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Journal of Applied Sciences and Environmental Management
World Bank assisted National Agricultural Research Project (NARP) - University of Port Harcourt
ISSN: 1119-8362
Vol. 9, Num. 3, 2005, pp. 9-11

Journal of Applied Sciences & Environmental Management, Vol. 9, No. 3, 2005, pp. 9-11

The Effect of Storage on the Nutrient Composition of Some Nigerian Foodstuffs: Banana and Plantain


Department of Biochemistry, University of Port Harcourt, P.M.B. 5323, Port Harcourt., Nigeria Phone: +2348033405300

*Corresponding author: E-mail:

Code Number: ja05050


Changes in the nutrient composition during storage of plantain, banana, yam and cocoyam using different storage methods have been investigated. It has been shown that there was an increase in moisture content of banana and plantain during storage in open air, (28.2 ± 0.10 to 30.2 ± 0.03% for banana and 31.6 ± 0.18 to 34.1 ± 02% for plantain) after 9 days of storage. These were followed by a slight decrease in the deep refrigerator storage and then an over all increase in the deep freezer storage. .Small changes were observed in crude protein and ether extracts during open air storage of banana and plantain as well as yam and cocoyam. A general trend of lowest nutrient values during deep freezer storage has been observed. It thus seems that storage of banana, plantain is better in a refrigerator than open air probably due to the minimized nutrient loss caused by metabolic activities such as respiration and sprouting. It should however be noted that for these food items, open air storage was in fact better than deep-freezer storage provided consumption is hastened since the deep freezer subjected the food stuffs to chilling injury and nutrient loss. @JASEM

The essential nutrients of food are carbohydrates, fat, protein, minerals, vitamins, fiber and water (Uddoh, 1980). Foodstuffs such as sweet potatoes, cassava, cocoyam and which are crops provide man with energy that enables him carry out his daily activities and constitute the main source of starch to the greater part of the tropical population. (Onwueme, 1978) other foodstuffs which are also of importance to man include fruits and vegetables. Seasonal harvest of foodstuffs is a pattern in most parts of Nigeria and bumper- harvests by farmers without adequate means of storage constitutes a waste of valuable nutrient.


Materials: Samples of the four foodstuffs used were purchased fresh from Mile 1 Market in Port Harcourt. They include yam, cocoyam, plantain, and banana were all washed and dried before the study commenced. Various methods have been utilized during storage and include storage in open air (on shelves etc); storage in ordinary refrigerator and storage in deep freezer cabinets. These have their different effects on food items stored. The aim of this work is therefore to examine and determine amount of changes in the nutrient composition of four well- utilized Nigerian foodstuffs during different types of storage.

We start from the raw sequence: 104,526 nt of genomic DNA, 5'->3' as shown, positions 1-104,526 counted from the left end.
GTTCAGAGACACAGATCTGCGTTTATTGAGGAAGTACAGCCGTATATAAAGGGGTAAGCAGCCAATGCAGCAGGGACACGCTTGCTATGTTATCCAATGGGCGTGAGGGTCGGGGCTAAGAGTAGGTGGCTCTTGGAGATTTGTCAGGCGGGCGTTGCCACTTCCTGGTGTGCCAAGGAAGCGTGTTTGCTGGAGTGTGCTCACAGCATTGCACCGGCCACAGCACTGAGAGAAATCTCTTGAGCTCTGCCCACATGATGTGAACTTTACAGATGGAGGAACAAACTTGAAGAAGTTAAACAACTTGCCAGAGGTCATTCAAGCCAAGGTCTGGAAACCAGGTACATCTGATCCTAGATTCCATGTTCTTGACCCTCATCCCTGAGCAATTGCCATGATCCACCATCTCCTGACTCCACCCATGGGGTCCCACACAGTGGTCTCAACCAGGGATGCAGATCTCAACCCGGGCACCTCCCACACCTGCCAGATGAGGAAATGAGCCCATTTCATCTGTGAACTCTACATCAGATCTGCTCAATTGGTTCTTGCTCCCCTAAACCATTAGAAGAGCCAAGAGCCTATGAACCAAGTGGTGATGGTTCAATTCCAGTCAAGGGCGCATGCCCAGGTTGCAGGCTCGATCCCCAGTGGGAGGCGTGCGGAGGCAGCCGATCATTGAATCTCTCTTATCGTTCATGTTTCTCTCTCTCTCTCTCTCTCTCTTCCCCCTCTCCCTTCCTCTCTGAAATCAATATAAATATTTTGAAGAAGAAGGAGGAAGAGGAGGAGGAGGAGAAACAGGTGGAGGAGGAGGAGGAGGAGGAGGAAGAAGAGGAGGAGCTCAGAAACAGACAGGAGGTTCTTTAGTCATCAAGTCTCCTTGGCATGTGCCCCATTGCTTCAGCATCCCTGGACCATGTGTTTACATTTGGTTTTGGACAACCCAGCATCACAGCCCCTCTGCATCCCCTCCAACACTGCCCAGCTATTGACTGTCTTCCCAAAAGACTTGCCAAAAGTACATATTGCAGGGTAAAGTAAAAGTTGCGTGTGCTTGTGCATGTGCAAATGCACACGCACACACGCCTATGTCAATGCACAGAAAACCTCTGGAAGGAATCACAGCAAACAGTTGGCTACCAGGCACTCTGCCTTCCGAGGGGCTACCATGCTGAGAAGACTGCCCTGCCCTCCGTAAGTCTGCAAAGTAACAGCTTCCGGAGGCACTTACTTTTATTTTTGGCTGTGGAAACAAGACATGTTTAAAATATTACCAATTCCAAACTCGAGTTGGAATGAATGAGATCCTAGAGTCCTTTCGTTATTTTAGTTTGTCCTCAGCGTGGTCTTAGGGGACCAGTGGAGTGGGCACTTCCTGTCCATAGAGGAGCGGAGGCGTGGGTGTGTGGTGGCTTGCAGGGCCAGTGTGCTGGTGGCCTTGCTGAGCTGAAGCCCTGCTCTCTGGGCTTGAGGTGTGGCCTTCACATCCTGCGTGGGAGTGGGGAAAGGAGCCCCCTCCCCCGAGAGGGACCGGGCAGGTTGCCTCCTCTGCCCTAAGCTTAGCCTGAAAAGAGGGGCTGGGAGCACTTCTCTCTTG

Storage of foodstuff: They were stored under three different conditions, open air, ordinary Refrigerator and deep freezer cabinet. Ten of each of the samples were stored in each case for a period of nine days for plantain and banana. Samples were drawn everyday/week for proximate analyses. The foodstuffs were ground and stored in airtight bottles prior to analysis. Moisture contents were determined by differential weight after subjecting them to oven treatment at 105oC for 24 hours. Crude protein was by Kjeldahl method (Arthur, 1975) Crude fiber was by the association of official Analytical Chemists (AOAC) method. (Arthur, 1960). The ether extract was determined by the soxhlet extraction method (Hulan, 1976). The ash content and the nitrogen free extract were done by Cockerell et al (1975).

(Figure 1, 2, 3)


Percentage crude protein: The results got are shown in table 1.There was an overall increase in the crude protein content of banana and plantain stored in open air in contrast to a lower content found in ordinary refrigerator and deep freezer storage. During the open-air storage, normal metabolic activities must have been going on including protein synthesis as both the ripe fruits and the unripe ones. These activities were however disrupted in the refrigerator and deep freezer cabinet.

There was a decrease in nitrogen free extract of banana and plantain stored in open air. The decrease is likely to be as a result of the provision for energy for certain metabolic activities during storage; for example ripening. This decrease is lower in refrigerator and deep freezer storage because of temperature difference, which slowed down ripening. Cocoyam and yam followed the same trend.

Conclusion: It thus implies that storage of yam: plantain cocoyam and banansa can be made longer in a refrigerator than in open air. However, these foodstuffs received slight physical changes due to chilling injury during their storage in the deep freezer cabinet. 


  • Arthur, EC (1975). Proximate Analysis of Feed stuffs. In feeds and feeding; Pp 12  -21, Restore  publishing Company, Inc.
  • Cockerell, I; Halliday,  D; Morgan, DJ (1975). Methods of analysis of Association of Official Analytical Chemist (AOAC). In Tropical products G 97. Quality Control  in the Animal Feedsuffs Management.
  • Hulan, HW; Hunsakar WAJKG; Mahaderam S. (1976). Lipid determination. Pharm. 54:1.
  • Onwueme, IC (1978). Nigeria’s foods and feeding stuffs, their Chemistry  and Nutritive value. Ibadam university press. Ibadan 31 – 35.
  • Oyenuga  VA (1968). Dormancy of yams in Relation to storage IFS. Provisional Rep No. 3. yams Igname. Proc. Conf. Buea Cameroun. 357 –370.
  • Udoh Caroline KO (1980). Nutrition. Macmillan Publishers 1980 Pg. 3.

Copyright 2005 - Journal of Applied Sciences & Environmental Management

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